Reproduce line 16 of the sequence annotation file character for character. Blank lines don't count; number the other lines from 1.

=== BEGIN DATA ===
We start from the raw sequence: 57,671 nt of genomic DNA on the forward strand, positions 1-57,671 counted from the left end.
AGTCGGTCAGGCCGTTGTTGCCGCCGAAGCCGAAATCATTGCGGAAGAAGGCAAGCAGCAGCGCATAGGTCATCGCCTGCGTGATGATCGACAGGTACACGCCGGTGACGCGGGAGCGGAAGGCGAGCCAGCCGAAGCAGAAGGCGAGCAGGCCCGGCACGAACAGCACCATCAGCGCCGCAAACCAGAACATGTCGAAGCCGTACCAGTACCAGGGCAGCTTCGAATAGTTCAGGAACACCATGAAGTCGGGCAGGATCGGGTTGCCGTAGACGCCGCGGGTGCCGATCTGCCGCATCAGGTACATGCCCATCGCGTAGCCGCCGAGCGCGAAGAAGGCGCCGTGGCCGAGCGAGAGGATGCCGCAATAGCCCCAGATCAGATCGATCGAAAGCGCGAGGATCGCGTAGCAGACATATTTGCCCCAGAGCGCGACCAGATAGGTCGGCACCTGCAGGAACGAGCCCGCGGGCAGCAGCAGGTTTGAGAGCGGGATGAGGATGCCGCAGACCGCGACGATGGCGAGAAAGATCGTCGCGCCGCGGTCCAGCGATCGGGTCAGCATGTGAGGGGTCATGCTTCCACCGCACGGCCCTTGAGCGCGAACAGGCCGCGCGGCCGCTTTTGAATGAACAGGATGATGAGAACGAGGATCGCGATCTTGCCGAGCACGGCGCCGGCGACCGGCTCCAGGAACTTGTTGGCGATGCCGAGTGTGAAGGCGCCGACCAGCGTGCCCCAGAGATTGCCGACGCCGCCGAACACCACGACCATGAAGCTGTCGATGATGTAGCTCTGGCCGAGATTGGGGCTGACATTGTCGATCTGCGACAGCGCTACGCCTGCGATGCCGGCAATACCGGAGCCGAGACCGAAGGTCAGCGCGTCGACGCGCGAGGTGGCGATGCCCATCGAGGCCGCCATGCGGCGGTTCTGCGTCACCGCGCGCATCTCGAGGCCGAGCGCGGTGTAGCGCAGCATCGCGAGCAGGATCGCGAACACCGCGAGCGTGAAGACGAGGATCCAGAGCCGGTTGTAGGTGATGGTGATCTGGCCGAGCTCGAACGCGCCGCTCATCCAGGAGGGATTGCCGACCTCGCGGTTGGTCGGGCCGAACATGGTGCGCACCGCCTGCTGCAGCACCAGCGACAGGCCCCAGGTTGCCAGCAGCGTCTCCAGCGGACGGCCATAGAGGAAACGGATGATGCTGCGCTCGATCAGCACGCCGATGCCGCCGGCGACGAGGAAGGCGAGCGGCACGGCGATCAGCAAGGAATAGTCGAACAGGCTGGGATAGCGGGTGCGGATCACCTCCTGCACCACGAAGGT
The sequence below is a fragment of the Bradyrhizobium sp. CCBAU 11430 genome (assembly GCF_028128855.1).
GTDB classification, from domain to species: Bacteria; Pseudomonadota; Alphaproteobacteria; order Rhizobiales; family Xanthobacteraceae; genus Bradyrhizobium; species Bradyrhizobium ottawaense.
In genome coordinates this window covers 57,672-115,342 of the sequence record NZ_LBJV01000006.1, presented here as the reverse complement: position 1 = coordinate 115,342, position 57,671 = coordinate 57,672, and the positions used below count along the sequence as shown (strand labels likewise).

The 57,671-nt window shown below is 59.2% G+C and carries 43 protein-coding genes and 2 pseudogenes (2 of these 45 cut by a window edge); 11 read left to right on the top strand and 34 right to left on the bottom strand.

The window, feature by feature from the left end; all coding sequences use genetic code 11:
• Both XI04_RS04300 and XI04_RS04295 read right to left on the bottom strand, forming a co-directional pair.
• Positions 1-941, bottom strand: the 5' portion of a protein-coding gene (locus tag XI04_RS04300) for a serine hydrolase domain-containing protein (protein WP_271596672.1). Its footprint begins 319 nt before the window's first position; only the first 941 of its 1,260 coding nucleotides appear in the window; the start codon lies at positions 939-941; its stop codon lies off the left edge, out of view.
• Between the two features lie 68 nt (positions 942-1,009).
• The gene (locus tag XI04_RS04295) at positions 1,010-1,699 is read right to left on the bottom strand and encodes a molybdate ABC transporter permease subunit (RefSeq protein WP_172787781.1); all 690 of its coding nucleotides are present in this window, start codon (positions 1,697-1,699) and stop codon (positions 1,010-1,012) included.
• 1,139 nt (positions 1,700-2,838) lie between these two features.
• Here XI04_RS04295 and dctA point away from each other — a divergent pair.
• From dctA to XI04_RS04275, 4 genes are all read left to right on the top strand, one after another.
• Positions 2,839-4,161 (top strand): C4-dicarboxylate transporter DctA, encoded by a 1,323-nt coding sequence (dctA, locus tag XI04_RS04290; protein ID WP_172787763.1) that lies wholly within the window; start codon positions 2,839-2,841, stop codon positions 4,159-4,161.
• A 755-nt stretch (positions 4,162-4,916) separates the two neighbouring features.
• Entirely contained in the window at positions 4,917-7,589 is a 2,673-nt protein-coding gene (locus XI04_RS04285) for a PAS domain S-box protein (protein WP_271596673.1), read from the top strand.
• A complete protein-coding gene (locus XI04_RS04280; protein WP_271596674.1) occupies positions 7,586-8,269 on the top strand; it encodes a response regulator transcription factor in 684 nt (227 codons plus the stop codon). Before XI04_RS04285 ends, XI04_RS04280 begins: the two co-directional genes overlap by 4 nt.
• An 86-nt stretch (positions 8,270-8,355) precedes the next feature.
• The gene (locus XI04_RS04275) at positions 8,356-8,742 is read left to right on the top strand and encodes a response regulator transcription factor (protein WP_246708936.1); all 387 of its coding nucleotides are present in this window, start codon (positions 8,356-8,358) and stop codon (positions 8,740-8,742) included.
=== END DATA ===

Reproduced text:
• A 755-nt stretch (positions 4,162-4,916) separates the two neighbouring features.